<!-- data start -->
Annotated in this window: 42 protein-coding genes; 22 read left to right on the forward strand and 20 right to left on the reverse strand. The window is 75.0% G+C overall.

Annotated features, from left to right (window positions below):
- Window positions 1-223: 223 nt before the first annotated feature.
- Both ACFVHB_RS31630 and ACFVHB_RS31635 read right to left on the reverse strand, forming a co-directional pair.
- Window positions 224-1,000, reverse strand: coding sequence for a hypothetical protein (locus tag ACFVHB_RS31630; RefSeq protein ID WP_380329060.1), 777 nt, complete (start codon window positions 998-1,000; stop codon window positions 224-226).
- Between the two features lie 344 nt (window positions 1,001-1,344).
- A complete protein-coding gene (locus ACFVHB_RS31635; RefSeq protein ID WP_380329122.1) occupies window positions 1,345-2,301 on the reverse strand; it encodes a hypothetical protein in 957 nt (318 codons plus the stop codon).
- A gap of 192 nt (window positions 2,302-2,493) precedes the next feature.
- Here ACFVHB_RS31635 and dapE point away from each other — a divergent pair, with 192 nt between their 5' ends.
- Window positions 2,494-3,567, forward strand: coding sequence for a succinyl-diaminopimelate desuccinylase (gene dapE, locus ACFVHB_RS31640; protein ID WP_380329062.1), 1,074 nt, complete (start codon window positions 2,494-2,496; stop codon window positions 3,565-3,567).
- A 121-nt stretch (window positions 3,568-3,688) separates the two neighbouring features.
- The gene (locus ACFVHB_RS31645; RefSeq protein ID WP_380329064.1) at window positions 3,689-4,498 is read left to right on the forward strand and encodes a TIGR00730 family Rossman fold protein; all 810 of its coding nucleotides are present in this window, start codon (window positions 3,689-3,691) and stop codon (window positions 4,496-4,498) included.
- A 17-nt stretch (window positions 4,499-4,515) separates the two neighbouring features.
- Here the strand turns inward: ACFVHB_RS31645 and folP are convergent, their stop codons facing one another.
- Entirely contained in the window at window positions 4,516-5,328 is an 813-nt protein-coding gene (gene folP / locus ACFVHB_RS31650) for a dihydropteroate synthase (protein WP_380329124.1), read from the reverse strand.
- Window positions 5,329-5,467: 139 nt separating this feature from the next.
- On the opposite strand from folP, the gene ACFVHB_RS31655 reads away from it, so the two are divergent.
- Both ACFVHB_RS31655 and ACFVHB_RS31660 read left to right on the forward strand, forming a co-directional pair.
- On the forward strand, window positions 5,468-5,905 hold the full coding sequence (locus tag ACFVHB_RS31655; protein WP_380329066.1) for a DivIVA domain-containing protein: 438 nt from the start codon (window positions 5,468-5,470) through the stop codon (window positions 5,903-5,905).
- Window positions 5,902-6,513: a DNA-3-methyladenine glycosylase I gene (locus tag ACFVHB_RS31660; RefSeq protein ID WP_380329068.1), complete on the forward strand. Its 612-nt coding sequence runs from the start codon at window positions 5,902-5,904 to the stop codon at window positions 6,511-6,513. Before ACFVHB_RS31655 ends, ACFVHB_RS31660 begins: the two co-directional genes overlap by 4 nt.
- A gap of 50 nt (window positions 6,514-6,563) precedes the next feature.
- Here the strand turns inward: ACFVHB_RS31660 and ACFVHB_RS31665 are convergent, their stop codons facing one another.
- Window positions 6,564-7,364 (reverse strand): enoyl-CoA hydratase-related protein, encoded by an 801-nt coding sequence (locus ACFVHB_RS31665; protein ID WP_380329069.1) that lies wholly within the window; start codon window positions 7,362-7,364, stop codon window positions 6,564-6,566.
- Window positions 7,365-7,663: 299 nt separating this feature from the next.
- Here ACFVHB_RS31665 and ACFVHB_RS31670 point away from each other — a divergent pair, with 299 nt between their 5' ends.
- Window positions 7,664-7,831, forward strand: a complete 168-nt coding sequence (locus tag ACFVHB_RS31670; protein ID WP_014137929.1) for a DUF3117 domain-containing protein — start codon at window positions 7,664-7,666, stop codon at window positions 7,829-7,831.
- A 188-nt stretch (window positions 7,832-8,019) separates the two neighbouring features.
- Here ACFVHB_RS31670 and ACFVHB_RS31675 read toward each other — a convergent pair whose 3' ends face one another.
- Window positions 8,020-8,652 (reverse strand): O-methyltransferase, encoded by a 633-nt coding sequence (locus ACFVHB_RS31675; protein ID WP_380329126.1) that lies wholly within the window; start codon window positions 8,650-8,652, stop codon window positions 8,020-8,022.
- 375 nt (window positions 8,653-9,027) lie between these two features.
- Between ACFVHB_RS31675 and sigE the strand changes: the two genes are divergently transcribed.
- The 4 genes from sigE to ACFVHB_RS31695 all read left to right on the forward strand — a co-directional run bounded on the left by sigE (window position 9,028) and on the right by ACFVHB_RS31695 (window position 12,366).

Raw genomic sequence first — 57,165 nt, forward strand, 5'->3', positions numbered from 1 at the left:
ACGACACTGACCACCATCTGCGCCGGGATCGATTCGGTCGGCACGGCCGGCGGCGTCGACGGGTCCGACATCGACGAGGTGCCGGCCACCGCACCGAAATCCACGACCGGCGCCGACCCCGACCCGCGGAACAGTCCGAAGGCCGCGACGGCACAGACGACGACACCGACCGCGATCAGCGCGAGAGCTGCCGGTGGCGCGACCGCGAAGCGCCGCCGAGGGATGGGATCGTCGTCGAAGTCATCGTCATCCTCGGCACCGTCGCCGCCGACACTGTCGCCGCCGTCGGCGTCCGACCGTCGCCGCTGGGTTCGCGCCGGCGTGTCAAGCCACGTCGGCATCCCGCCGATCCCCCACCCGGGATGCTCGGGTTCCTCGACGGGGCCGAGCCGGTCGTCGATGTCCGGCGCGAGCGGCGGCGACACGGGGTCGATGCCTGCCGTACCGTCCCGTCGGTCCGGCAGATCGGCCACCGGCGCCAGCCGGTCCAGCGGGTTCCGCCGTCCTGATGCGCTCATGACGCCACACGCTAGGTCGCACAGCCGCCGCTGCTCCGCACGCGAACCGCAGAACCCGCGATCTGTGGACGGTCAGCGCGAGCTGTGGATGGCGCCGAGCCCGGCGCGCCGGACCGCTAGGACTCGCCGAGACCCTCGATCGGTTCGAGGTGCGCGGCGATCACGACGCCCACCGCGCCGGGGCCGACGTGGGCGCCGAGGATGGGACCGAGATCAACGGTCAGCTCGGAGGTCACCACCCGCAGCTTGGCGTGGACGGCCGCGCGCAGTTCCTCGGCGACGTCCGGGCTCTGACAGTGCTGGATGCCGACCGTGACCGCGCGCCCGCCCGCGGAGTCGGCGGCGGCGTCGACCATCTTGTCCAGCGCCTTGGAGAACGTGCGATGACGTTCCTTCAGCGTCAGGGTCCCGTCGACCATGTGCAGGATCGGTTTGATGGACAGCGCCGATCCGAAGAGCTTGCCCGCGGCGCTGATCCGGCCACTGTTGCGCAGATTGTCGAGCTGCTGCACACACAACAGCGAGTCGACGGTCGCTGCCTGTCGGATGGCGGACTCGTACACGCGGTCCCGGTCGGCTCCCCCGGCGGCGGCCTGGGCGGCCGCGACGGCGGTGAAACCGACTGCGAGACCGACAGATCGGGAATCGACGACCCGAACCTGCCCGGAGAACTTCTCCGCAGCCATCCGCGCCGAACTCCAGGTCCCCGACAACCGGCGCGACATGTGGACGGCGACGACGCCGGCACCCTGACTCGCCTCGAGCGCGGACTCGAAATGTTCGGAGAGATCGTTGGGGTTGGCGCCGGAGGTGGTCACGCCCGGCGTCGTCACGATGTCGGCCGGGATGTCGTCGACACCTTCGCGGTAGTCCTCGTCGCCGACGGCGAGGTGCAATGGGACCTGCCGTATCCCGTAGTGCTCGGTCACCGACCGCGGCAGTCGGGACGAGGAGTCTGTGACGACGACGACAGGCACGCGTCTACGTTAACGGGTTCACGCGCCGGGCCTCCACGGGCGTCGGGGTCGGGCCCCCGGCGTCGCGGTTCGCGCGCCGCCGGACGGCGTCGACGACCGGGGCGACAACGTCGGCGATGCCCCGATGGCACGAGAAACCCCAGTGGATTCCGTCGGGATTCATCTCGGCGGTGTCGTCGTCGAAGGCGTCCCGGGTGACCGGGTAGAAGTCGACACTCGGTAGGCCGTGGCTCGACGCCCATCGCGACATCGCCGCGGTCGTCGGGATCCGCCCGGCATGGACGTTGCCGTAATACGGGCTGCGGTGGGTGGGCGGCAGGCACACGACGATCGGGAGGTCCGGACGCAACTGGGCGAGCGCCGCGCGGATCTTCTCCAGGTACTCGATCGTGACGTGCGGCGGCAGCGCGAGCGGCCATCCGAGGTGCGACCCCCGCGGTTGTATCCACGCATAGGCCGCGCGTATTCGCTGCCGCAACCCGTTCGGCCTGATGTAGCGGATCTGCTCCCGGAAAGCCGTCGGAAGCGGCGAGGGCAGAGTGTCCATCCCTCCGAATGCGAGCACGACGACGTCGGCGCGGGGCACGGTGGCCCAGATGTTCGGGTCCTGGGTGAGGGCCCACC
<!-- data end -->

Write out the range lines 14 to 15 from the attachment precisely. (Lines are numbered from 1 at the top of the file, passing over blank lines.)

- Here the strand turns inward: ACFVHB_RS31645 and folP are convergent, their stop codons facing one another.
- Entirely contained in the window at window positions 4,516-5,328 is an 813-nt protein-coding gene (gene folP / locus ACFVHB_RS31650) for a dihydropteroate synthase (protein WP_380329124.1), read from the reverse strand.